As cases of the coronavirus surge in Oregon and the Portland area, a new initiative is hoping to detect outbreaks before they start.
The initiative from Oregon Health & Science University and Self Enhancement, Inc. will use saliva testing and wastewater screening to detect early signs of COVID-19 outbreaks in four outer east Portland neighborhoods hammered throughout the pandemic.
If the program works, it could be expanded to other parts of the city, but for now, researchers are hoping to help neighborhoods with some of the city’s most at-risk populations.
“For us, it’s a great opportunity to drill down and see where the need may be and possibly head off some of the negative impacts of COVID,” Anthony Deloney, SEI’s director of strategic initiatives, said in a post from OHSU about the project.
The effort will involve testing wastewater samples for coronavirus and establishing saliva testing sites in the same neighborhoods where people living in the area can receive free tests, with or without symptoms, over the next 10 weeks.
SEI said it strategically chose the neighborhoods in question — between 118th and 162nd streets along Southeast Powell Boulevard, and between 92nd and 159th streets along Northeast Sandy Boulevard.
“Our strength is in building community and getting the word out to the hardest-to-reach populations,” said Deloney, whose organization traditionally provides services to Black Oregonians. “That’s why we specifically picked those areas. A lot of our coordinators and frontline workers live in those communities, and we’re already meeting with our clients there regularly.”
The 97233 and 97236 ZIP codes along Powell have recorded the state’s third- and seventh-most coronavirus cases throughout the pandemic. Along Sandy, 97230 ranks ninth and 97220 ranks 23rd in Oregon.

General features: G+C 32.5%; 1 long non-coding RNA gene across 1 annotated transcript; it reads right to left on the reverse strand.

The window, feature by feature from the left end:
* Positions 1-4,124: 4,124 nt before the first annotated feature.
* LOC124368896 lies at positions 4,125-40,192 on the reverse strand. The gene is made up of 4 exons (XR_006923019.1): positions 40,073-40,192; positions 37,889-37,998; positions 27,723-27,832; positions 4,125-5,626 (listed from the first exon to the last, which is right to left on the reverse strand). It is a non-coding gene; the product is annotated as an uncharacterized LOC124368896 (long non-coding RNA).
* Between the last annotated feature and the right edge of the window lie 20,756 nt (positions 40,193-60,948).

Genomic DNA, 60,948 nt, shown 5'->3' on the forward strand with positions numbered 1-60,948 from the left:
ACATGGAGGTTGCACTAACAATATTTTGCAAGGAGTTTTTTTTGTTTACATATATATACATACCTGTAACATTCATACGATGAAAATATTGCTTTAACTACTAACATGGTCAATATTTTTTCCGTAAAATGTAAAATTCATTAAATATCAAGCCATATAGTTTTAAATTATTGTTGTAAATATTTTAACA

This won’t be the first time wastewater is used to analyze COVID-19 in an Oregon community. Earlier in the pandemic, researchers from Oregon State University looked at genetic material in wastewater in several smaller Oregon communities to determine the prevalence of the disease, and that work is ongoing.
It’s more difficult to perform sewage surveillance in larger cities, such as Portland. Workers from the Portland Bureau of Environmental Services will collect samples from four manhole locations and send them to Washington County for evaluation.
The sewer collection sites are linked to neighborhoods with 1,000 to 2,000 residents each.
If the Portland initiative works to help slow the spread of coronavirus, Dr. Donna Hansel, chair of pathology in the OHSU School of Medicine and lead investigator on the study, believes it could be expanded into other parts of the city.
“This will be a great way to better focus testing,” Hansel said in the OHSU post, “which is going to continue to remain a more limited resource.”
Researchers hope to discover whether coronavirus in wastewater precedes rising cases that will later be identified through traditional testing. The availability of the saliva test — a spit test that isn’t invasive like the standard nasal swab — will also help officials find people who are infected.
Deloney said there is clear evidence that the pandemic has disproportionately affected Black communities. Nationally, studies have shown this to be true, although in Oregon Hispanics and Pacific Islanders have been the most disproportionately impacted.
“This is our attempt to get ahead of the curve,” Deloney added, “rather than behind it.”